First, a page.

The number of streaming providers has grown exponentially. But what are they actually delivering? Is it live or is it real-time? Because they are not the same.
We define latency as the delay from the field of play (not from the broadcast, satellite or OTA feed because those all have built-in delays) to when it is delivered to a user's device. There is another element of the streaming delivery experience that may be as or even more important, but does not get the attention it should. This is called drift. We could all be watching the game on the same device, the same platform using the same ISP and we would all be watching at different times. This is not optimal and not necessary especially if you want to interact with your friends or place a bet while watching. Phenix developed SyncWatch, a patented technology that synchronizes the stream across all devices so everyone is watching the content at the same time.
Earlier this year, we saw a watershed moment for the streaming industry. At The Cheltenham Festival, the most important week of horse racing in the U.K., Phenix broke records streaming to 500,000 concurrent users all watching the race in sync while maintaining 400ms of latency. The chatter around whether or not WebRTC can scale should now be less about “can” it scale, rather can “your” company make it scale. At Phenix the answer is a resounding yes.
Five solution areas are key for media and entertainment companies: content production, media supply chain & archive, broadcast, D2C & streaming, and data science and analytics
Elevating the consumer experience to the highest-level possible requires deep insight into quality, metrics and issues; data that was previously beyond the reach of operators. Thanks to TAG's Realtime Media Platform, however, that data is now accessible.
Dacast is expanding its highly scalable infrastructure to provide multi-CDN delivery to help deliver high-quality content to viewers worldwide, including in China.
Content will always be king, but user experience—from personalized streams to personalized advertising—is becoming nearly as important in attracting and retaining viewers
Qwilt is scaling fast, well on the way to reaching 200Tbps global capacity with its Open Edge Cloud, based on Open Caching, and customers like BT, Verizon, TIM Brazil, and Telecom Argentina are embracing the new content delivery model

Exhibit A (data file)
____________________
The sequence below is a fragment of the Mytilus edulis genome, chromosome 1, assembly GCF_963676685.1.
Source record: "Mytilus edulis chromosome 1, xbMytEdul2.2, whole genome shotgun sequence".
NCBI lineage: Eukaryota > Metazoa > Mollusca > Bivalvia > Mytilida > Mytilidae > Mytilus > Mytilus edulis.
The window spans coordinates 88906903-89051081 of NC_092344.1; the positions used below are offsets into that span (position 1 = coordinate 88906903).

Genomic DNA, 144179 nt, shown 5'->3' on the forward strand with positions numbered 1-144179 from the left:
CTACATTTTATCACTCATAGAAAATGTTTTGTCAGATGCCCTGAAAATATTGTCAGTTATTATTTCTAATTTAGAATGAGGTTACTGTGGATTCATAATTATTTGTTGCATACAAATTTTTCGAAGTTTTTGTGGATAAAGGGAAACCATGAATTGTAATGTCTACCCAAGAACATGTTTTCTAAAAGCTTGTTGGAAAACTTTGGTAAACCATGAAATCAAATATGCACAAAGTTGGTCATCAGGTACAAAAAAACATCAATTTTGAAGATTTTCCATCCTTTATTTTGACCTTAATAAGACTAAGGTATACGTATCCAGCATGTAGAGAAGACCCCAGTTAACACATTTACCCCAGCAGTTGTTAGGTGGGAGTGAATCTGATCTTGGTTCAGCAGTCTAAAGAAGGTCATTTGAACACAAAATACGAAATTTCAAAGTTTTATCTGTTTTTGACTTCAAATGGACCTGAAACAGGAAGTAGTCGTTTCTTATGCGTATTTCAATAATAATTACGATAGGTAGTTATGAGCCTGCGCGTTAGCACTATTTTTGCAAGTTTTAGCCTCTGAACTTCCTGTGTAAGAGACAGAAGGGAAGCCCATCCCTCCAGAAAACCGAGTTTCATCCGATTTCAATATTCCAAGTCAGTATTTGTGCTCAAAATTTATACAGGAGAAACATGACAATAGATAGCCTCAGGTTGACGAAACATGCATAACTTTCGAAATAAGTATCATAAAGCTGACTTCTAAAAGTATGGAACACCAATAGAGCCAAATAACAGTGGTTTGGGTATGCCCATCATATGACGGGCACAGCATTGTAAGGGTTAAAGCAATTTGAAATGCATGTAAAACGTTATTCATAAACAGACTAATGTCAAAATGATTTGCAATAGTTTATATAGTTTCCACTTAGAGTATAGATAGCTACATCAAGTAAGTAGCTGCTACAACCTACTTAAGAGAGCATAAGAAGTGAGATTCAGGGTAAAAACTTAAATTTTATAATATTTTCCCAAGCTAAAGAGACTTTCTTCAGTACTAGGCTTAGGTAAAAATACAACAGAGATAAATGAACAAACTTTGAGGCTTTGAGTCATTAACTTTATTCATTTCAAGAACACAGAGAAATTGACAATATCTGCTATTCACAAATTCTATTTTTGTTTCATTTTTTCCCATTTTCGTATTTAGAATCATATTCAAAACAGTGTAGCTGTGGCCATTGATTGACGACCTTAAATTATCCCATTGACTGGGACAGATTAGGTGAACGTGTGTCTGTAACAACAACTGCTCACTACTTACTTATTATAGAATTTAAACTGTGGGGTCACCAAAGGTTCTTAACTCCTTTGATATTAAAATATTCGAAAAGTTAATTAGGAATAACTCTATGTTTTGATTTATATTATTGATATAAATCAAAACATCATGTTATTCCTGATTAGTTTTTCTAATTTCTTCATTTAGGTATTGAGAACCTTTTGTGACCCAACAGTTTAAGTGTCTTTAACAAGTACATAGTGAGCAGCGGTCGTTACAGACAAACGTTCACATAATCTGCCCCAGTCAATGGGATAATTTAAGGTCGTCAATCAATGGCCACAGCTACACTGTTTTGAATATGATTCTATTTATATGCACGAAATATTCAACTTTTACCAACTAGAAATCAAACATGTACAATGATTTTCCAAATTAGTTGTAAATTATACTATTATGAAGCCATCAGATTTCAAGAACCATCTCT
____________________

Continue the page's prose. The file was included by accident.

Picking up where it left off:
Viewers have shown that they have huge appetites for content diversity. Success in delivery in the direct-to-consumer environment means being able to consistently meet viewer experience targets so that viewers keep tuning in and your business runs profitably.
Software-defined and virtualized workflows provide a degree of responsiveness that is impossible to replicate in any other manner. For that reason, we are seeing more and more large-scale media enterprises pivot towards increasingly end-to-end cloud-based workflows.
Free ad-supported streaming TV (FAST) is the cure for subscription fatigue, and Amagi is just what the doctor ordered
Security is becoming multi-dimensional. The gold standard of DRM is now frequently used in conjunction with watermarking, geo-fencing, etc. to offer a fuller envelope of glass-to-glass protection, a trend that likely will accelerate as integration standards become normalized and costs are driven down by robust, cloud-based service options.
This last year, video became a crucial component of every major business across the world, and even as things return to normal, development teams need to find easy, scalable, and rapidly deployable solutions.
Live linear channels have grown in number, as has the video quality they are delivering. And advances in hardware and software have reduced the cost of launching channels significantly.
Due to the growth in scope, frequency, and severity of cyberthreats, today's media and entertainment industry needs more security, not less. This can present a difficult choice for some companies—compromise your creative vision, or lower your security standards? We believe you don't need to sacrifice innovation for security—you can have both.
When the pandemic shut down schools, doctor's offices, retail, and concert and sports venues, video stepped in to keep teaching, patient care, business, and entertainment going. These solutions providers rose to the challenge, and in this year's View from the Top, they share their visions for the future.
Our annual Streaming Media 50 rounds up the most important, most interesting, and most innovative solutions providers in online video. You'll find names both familiar and unfamiliar here, as newer entrants join market veterans. So who made the list? Read on ...